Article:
Estimate vs. estimation

An estimate is an approximate calculation or evaluation, and an estimation is the process of approximately calculating or evaluating. So an estimate is the result of estimation. Examples If the U.S. Census Bureau's estimates are correct, Freeborn County lost about 1,700 people in the past 10 years. [Albert Lea Tribune]Now, in the first reliable estimation of how long the volcano will continue erupting for, experts believe Lusi will not rest until 2037. [Daily Mail]Whalen cut his … [Read more...]


The suffix -esque, similar to the suffix -like, means in a manner of or resembling. It is in the category of English suffixes that we can attach to virtually any English noun without using a hyphen. Yet since the rise of software spell-check, which erroneously marks many -esque coinages as incorrect, writers have grown timid about attaching -esque without the hyphen. For example, the hyphen is not needed in any of these cases: Ever since he showed up on the music scene as a marvelously talented … [Read more...]

Moot vs. mute

As an adjective, moot originally meant arguable or subject to debate. With this sense of moot, a moot point was something that was open to debate. But, since around 1900, the adjective has gradually come to mean of no importance or merely hypothetical. This usage arose out of an exercise in U.S. law schools involving the discussion of "moot" cases to practice argumentation.In the common phrase moot point, moot means (1) of no importance or (2) merely hypothetical. This is where moot most … [Read more...]

Advice vs. advise

Advice is a noun meaning information about what could or should be done. Advise is only a verb. It means to give advice. The distinction applies in all varieties of English. The words are never interchangeable. Examples The words are often mixed up---for example: I was adviced strictly not to travel in the Tube train after dusk. [Daily Mirror]Officers from the sexual offence unit and drug unit also gave advise on crime prevention. [Fiji Times] And these writers use advice and advise … [Read more...]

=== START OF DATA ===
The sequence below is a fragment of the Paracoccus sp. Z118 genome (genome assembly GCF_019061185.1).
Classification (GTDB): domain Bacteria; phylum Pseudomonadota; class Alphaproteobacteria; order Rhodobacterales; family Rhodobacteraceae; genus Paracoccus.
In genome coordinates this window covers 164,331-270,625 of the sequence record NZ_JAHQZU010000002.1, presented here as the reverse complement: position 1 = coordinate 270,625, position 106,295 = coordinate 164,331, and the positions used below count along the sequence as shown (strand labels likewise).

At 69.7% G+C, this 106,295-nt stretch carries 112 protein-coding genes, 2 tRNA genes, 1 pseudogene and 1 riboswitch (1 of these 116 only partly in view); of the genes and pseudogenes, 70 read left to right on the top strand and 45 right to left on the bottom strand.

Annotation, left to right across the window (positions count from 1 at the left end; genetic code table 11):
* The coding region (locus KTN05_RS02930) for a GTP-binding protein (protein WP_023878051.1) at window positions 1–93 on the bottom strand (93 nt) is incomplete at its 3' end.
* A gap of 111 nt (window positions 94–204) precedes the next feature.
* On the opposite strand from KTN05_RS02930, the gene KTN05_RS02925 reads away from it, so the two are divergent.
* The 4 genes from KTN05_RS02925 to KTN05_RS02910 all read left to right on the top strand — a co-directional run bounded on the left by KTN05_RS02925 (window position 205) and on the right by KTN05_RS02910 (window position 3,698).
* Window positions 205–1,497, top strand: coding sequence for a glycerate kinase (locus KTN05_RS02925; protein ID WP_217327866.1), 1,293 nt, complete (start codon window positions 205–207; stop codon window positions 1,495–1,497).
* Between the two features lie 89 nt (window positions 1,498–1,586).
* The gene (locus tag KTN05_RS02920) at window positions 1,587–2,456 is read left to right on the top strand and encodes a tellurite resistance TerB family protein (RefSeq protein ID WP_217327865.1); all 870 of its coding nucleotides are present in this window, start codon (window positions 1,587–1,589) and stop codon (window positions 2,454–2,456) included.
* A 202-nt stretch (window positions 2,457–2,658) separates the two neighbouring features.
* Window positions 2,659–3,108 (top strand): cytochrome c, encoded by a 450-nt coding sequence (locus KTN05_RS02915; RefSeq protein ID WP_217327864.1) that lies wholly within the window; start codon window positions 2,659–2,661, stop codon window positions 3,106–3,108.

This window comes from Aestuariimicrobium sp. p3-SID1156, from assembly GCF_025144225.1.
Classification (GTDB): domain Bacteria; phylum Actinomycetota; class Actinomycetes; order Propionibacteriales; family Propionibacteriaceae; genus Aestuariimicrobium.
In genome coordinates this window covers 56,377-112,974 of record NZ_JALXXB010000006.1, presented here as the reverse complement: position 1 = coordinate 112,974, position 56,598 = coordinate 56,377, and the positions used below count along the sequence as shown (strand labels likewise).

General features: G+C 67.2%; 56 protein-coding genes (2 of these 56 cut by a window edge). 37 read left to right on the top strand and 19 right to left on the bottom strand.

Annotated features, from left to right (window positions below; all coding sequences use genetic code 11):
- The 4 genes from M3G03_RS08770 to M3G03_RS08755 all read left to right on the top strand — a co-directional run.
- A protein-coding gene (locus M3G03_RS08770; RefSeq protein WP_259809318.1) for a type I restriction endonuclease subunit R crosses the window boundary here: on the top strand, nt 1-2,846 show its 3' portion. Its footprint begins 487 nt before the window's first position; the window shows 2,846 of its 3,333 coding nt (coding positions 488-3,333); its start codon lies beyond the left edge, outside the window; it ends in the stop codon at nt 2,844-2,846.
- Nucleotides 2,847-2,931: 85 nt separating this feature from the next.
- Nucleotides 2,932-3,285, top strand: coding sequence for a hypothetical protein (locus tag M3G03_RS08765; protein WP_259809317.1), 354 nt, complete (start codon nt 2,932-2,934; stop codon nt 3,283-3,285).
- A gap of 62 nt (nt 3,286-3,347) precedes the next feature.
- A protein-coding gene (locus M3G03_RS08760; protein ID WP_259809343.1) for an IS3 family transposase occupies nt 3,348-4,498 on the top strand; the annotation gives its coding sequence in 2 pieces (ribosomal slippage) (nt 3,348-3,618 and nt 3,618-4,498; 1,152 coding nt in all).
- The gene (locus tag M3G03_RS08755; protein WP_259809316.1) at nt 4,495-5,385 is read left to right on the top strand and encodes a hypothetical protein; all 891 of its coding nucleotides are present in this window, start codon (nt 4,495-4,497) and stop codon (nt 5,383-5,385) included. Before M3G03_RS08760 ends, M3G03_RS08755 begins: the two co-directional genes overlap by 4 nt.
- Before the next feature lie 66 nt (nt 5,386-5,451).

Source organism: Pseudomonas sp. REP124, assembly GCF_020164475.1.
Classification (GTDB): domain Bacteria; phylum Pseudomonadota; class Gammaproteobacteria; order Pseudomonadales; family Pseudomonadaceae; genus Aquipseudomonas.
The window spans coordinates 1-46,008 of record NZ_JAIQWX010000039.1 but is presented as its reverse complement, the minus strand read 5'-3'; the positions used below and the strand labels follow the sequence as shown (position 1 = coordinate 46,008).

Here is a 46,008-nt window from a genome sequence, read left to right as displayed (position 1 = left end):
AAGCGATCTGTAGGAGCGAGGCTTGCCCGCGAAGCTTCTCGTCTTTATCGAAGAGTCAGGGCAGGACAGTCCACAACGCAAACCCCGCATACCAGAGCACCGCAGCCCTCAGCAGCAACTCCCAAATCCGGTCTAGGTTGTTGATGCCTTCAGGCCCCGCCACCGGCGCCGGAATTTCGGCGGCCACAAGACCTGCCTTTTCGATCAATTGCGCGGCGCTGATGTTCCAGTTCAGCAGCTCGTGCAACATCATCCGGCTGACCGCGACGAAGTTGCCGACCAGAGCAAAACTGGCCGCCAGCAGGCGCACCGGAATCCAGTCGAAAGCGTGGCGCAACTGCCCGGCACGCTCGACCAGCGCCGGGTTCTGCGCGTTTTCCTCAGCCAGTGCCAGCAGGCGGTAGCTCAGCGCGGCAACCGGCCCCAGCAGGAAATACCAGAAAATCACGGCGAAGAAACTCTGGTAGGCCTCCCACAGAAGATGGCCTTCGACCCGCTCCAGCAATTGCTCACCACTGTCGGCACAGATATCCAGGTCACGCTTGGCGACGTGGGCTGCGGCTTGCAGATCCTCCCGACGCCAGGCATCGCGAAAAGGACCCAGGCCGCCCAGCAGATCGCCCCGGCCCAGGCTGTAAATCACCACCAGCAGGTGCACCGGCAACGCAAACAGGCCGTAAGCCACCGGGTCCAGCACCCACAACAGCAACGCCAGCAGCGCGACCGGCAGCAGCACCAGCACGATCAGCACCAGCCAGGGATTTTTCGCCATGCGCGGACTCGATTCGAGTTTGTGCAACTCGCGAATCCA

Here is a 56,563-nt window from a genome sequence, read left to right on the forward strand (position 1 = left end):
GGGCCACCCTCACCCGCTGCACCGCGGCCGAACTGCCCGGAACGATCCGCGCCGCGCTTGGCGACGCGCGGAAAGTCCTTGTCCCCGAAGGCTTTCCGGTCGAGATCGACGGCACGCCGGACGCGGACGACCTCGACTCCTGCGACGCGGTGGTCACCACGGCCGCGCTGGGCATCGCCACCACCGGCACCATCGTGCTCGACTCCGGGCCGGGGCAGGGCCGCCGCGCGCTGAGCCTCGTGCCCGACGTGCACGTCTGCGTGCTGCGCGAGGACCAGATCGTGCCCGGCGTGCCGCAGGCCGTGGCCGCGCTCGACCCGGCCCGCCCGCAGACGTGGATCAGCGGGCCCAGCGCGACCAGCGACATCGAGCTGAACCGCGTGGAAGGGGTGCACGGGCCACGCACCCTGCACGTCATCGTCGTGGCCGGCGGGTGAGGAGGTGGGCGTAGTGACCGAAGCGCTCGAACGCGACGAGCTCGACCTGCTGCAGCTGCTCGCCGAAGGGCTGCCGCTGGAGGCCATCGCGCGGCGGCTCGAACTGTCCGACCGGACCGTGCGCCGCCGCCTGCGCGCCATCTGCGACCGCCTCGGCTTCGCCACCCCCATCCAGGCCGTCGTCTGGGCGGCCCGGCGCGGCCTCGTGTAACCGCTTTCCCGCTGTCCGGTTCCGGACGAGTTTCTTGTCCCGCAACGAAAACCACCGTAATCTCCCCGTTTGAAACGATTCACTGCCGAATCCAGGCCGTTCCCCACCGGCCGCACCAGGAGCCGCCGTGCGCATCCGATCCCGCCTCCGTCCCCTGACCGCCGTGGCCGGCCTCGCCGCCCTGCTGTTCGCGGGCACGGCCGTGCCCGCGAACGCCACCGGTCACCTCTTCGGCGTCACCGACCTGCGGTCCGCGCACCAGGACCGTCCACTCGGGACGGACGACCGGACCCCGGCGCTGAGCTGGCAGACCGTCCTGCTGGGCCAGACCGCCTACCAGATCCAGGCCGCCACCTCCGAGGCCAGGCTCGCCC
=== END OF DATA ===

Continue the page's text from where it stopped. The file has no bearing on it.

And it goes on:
Apologise vs. apologize

Apologize is the preferred spelling in American and Canadian English, and apologise is preferred in varieties of English from outside North America. This is the case despite the fact that apologize is the original form and was once standard even in British English (and is still used by some British publishers).Traditionally, verbs whose roots have origins in Greek take the -ize suffix, and apology is of Greek origin, so it took -ize when it first came to English in the 16th century. … [Read more...]


Humorousness is an old word bearing the sense jocularity or funniness. It often bears replacement with the shorter, reliable noun humor (humour outside the U.S.), but it works when speaking of funniness in abstract terms or in terms of degrees. Something that has humorousness is funny in perhaps some accidental way, while something that has humor is one that involves intentional funniness. A comedic movie, for instance, has humor, while an awful dramatic movie might have an unintentional … [Read more...]

Pretence vs. pretense

Pretence and pretense are different spellings of the same word. Pretense is preferred in American English, while pretence is the preferred spelling in most other varieties of English, including British and Australian English. Canadian English generally favors pretence over pretense, but the latter appears about a third of the time. Examples U.S. Senior year of high school we once convinced our parents to get us out of school for a day under the pretense that we were sick. [Wall Street … [Read more...]

So to speak

Like the similar hedging phrase if you will, so to speak often appears where it adds nothing. The phrase, meaning as the saying goes or in a manner of speaking, is most useful when it indicates that an expression is not to be taken literally. Instead, many writers use so to speak to dull the impact of perfectly good expressions.For instance, so to speak is unnecessary when the expression it refers to is obviously not meant literally. In each of these sentences, the phrase could be … [Read more...]


Spell check may have no problem with acquaintanceship, but the word in superfluous. The older and shorter (and easier to spell) acquaintance covers all acquaintanceship's conceivable territory. The suffix -ship adds nothing. Examples Acquaintanceship could be shortened to acquaintance in each of these examples: Sanford said the most significant influence on his life was his acquaintanceship with men in the factory. [Schenectady Gazette]No marriage is required to accomplish this, not even … [Read more...]

Foreword vs. forward

Forward has several adjectival and adverbial definitions, including (1) at, near, or belonging to the front, (2) going toward the front, and (3) tending to the front. It's also a noun denoting a few sports positions. The noun foreword has only one meaning in today's English: a preface or introductory note. Book prefaces are usually written by the author, while forewords are often contributed by someone other than the author. Forword and foreward are not dictionary-recognized … [Read more...]

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